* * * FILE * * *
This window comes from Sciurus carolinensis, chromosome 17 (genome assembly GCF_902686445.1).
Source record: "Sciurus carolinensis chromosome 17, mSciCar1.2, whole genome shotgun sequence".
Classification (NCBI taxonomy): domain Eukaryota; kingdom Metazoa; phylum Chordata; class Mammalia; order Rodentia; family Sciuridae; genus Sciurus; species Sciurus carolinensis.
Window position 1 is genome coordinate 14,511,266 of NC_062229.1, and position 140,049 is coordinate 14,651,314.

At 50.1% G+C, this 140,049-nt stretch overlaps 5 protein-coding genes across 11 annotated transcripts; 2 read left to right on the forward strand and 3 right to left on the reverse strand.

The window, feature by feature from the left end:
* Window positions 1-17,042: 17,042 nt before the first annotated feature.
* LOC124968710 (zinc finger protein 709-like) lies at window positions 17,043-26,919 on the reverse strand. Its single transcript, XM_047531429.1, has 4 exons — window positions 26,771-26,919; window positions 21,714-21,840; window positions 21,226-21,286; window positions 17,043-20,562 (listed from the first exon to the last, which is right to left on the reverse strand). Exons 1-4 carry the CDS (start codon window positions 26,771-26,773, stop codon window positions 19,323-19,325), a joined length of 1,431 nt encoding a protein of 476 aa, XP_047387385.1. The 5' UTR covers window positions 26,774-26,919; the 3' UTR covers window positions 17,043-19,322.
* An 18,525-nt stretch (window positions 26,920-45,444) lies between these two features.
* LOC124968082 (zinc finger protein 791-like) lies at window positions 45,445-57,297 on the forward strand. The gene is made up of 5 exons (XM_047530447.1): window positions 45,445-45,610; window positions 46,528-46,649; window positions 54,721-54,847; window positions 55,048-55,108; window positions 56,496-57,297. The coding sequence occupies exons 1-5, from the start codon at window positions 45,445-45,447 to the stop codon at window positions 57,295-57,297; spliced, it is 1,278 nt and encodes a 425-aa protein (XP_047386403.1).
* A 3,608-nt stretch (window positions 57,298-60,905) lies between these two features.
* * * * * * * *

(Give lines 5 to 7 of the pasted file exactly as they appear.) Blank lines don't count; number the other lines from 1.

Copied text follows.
At 50.1% G+C, this 140,049-nt stretch overlaps 5 protein-coding genes across 11 annotated transcripts; 2 read left to right on the forward strand and 3 right to left on the reverse strand.

The window, feature by feature from the left end:
* Window positions 1-17,042: 17,042 nt before the first annotated feature.